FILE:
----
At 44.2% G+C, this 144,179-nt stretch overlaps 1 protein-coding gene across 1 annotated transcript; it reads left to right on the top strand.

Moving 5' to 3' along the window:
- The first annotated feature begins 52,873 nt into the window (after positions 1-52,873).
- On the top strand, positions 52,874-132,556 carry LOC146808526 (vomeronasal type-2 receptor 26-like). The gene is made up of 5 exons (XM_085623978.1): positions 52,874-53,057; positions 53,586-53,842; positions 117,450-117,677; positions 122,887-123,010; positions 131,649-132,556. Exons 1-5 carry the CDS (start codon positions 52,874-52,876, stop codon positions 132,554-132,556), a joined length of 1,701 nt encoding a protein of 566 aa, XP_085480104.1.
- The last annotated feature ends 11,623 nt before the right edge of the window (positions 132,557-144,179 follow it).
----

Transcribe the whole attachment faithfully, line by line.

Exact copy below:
At 44.2% G+C, this 144,179-nt stretch overlaps 1 protein-coding gene across 1 annotated transcript; it reads left to right on the top strand.

Moving 5' to 3' along the window:
- The first annotated feature begins 52,873 nt into the window (after positions 1-52,873).
- On the top strand, positions 52,874-132,556 carry LOC146808526 (vomeronasal type-2 receptor 26-like). The gene is made up of 5 exons (XM_085623978.1): positions 52,874-53,057; positions 53,586-53,842; positions 117,450-117,677; positions 122,887-123,010; positions 131,649-132,556. Exons 1-5 carry the CDS (start codon positions 52,874-52,876, stop codon positions 132,554-132,556), a joined length of 1,701 nt encoding a protein of 566 aa, XP_085480104.1.
- The last annotated feature ends 11,623 nt before the right edge of the window (positions 132,557-144,179 follow it).